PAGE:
Iran's schools are teaching children to abide by Islamic supremacy and discriminate against non-Muslims and women, according to a study of Iranian textbooks by the think tank Freedom House.
The study, "Discrimination and Intolerance in Iran's Textbooks," examined about 95 different school textbooks that are mandatory for first- through 11th-grade students in Iran. Authored by Paris-8 University sociologist Saeed Paivandi, it is the most comprehensive look to date at the books being used in Iranian schools, according to The New York Sun.
"The discourse of the textbooks has not been written with the concept of equality of all human beings, as enshrined in the Universal Declaration of Human Rights," the study concludes. "In the textbooks' reasoning, human beings cannot be equal with one another on this earth, in the same way that, on the day of reckoning, they will be subject to divine judgment for their identity and actions."
Based on the analysis of the Iranian textbooks, Paivandi surmises that different people have different places in society; those who aren't high on the status ladder will be victimized by prejudice.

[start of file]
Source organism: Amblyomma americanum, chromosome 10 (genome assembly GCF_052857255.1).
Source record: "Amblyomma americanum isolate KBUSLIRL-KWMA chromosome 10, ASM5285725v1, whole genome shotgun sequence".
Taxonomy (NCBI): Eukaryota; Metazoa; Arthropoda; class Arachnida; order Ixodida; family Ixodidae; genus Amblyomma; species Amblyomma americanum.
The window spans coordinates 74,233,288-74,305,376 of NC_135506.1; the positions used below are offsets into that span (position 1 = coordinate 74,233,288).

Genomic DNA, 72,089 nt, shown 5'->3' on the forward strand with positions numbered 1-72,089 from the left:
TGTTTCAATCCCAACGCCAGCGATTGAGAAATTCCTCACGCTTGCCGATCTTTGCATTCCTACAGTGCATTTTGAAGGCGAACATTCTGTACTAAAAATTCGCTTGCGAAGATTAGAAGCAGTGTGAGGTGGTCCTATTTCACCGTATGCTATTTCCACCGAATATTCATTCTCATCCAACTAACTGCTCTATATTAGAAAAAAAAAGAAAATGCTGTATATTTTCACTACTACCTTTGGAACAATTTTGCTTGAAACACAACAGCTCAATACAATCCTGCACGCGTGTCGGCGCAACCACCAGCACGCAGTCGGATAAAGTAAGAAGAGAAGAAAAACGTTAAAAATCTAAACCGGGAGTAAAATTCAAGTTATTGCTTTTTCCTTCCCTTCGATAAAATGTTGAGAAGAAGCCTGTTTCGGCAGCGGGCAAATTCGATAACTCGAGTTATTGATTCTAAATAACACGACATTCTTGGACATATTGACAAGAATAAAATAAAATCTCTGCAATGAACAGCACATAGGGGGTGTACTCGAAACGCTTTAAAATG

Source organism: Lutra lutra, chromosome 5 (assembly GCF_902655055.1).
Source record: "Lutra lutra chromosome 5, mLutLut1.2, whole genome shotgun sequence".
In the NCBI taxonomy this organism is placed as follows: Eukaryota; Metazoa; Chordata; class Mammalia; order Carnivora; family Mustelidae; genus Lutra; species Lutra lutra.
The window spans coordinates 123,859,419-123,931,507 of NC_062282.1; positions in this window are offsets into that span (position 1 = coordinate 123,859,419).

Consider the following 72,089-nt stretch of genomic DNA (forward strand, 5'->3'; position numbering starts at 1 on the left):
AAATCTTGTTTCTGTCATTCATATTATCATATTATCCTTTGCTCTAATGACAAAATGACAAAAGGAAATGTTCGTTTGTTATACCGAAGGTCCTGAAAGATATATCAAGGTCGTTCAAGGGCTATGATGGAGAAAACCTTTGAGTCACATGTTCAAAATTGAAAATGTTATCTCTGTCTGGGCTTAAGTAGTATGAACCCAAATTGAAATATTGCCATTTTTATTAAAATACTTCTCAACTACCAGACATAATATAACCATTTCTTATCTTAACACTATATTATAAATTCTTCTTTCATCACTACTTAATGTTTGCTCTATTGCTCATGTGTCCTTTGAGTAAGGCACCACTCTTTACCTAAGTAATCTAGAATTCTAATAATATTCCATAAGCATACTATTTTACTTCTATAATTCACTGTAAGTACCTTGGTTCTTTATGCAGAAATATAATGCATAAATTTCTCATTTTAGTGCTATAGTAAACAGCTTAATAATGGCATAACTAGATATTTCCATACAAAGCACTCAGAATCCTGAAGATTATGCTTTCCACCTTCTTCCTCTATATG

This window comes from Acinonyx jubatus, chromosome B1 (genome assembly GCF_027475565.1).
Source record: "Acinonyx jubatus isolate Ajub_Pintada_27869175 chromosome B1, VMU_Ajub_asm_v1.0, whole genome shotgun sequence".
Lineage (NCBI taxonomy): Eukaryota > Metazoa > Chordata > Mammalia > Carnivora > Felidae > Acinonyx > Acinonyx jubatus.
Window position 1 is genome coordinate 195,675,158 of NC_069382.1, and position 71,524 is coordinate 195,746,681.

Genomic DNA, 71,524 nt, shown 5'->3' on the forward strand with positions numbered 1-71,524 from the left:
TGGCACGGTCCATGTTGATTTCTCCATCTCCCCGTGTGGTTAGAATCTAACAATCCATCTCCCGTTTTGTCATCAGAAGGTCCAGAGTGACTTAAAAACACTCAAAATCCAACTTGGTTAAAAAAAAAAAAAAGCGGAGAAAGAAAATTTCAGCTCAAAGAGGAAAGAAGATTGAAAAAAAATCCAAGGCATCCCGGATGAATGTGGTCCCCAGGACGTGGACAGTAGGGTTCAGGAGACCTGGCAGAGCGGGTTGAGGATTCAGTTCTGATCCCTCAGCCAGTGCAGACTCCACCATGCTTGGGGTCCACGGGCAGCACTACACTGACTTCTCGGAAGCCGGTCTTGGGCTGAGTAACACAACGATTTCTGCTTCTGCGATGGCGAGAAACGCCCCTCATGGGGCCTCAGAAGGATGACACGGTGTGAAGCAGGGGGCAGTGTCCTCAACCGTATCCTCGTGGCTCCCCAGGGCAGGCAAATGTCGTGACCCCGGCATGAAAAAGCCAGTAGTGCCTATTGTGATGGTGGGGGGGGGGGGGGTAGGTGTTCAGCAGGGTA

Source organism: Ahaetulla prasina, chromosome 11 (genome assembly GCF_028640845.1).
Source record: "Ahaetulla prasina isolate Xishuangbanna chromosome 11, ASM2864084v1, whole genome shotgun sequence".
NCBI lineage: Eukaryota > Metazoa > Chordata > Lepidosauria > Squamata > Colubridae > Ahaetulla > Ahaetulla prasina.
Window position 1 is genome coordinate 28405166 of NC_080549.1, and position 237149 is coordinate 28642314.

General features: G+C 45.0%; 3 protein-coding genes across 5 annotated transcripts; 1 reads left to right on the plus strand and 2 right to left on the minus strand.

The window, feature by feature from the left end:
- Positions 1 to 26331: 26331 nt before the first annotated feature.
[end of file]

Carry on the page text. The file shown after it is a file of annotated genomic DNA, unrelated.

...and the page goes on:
"Some individuals are born first-class citizens, due to their identity, gender and way of thinking, while others become second- and third-class citizens," the study states. "Those who are excluded from the inside are victims of this discriminatory system."
Numerous laws passed by the Islamic Republic of Iran reflect the lack of equality between Muslims and non-Muslims, dictating that those who don't embrace Islam should be barred from top government and military jobs, admission to universities and so on, according to the Sun. Such principles are reinforced in the textbooks for schoolchildren which Paivandi examined.
"By taking note of the guidance and instructions provided by Islam, every Muslim youth must strike fear in the hearts of the enemies of God and their people through combat-readiness and skillful target shooting," one seventh-grade textbook says.
The books also dictate that women should not join the workforce, but instead must stay at home to raise children.
"A mother whose husband earns sufficient income cannot say, 'My job demands that I leave my child at the day care center every day,' and, in this way deprive her child from her constant love and attention," reads a passage in a 10th-grade book.
The school textbooks recognize some non-Muslim affiliations, including Judaism, the study found. But others, like the Bahai tradition, are characterized as cults.